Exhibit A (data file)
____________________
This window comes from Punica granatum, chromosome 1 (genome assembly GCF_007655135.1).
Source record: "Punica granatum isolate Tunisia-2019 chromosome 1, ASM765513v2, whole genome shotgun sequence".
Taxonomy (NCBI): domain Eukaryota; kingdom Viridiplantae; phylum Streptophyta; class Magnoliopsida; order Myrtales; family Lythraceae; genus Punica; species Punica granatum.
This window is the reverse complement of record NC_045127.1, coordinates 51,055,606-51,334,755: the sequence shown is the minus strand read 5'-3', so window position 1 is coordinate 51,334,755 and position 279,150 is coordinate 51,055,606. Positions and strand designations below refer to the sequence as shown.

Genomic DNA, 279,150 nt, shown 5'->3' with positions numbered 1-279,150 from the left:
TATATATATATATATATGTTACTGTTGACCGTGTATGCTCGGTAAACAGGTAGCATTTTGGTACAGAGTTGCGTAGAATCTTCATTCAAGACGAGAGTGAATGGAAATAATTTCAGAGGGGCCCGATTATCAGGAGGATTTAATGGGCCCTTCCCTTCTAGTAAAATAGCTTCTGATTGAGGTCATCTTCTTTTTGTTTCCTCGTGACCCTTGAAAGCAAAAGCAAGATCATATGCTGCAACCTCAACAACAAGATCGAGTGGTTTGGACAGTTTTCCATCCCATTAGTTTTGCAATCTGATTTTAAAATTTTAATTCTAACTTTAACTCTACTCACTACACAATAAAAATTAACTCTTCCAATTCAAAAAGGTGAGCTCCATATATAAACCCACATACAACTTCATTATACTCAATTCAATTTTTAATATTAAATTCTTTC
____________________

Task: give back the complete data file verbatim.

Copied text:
This window comes from Punica granatum, chromosome 1 (genome assembly GCF_007655135.1).
Source record: "Punica granatum isolate Tunisia-2019 chromosome 1, ASM765513v2, whole genome shotgun sequence".
Taxonomy (NCBI): domain Eukaryota; kingdom Viridiplantae; phylum Streptophyta; class Magnoliopsida; order Myrtales; family Lythraceae; genus Punica; species Punica granatum.
This window is the reverse complement of record NC_045127.1, coordinates 51,055,606-51,334,755: the sequence shown is the minus strand read 5'-3', so window position 1 is coordinate 51,334,755 and position 279,150 is coordinate 51,055,606. Positions and strand designations below refer to the sequence as shown.

Genomic DNA, 279,150 nt, shown 5'->3' with positions numbered 1-279,150 from the left:
TATATATATATATATATGTTACTGTTGACCGTGTATGCTCGGTAAACAGGTAGCATTTTGGTACAGAGTTGCGTAGAATCTTCATTCAAGACGAGAGTGAATGGAAATAATTTCAGAGGGGCCCGATTATCAGGAGGATTTAATGGGCCCTTCCCTTCTAGTAAAATAGCTTCTGATTGAGGTCATCTTCTTTTTGTTTCCTCGTGACCCTTGAAAGCAAAAGCAAGATCATATGCTGCAACCTCAACAACAAGATCGAGTGGTTTGGACAGTTTTCCATCCCATTAGTTTTGCAATCTGATTTTAAAATTTTAATTCTAACTTTAACTCTACTCACTACACAATAAAAATTAACTCTTCCAATTCAAAAAGGTGAGCTCCATATATAAACCCACATACAACTTCATTATACTCAATTCAATTTTTAATATTAAATTCTTTC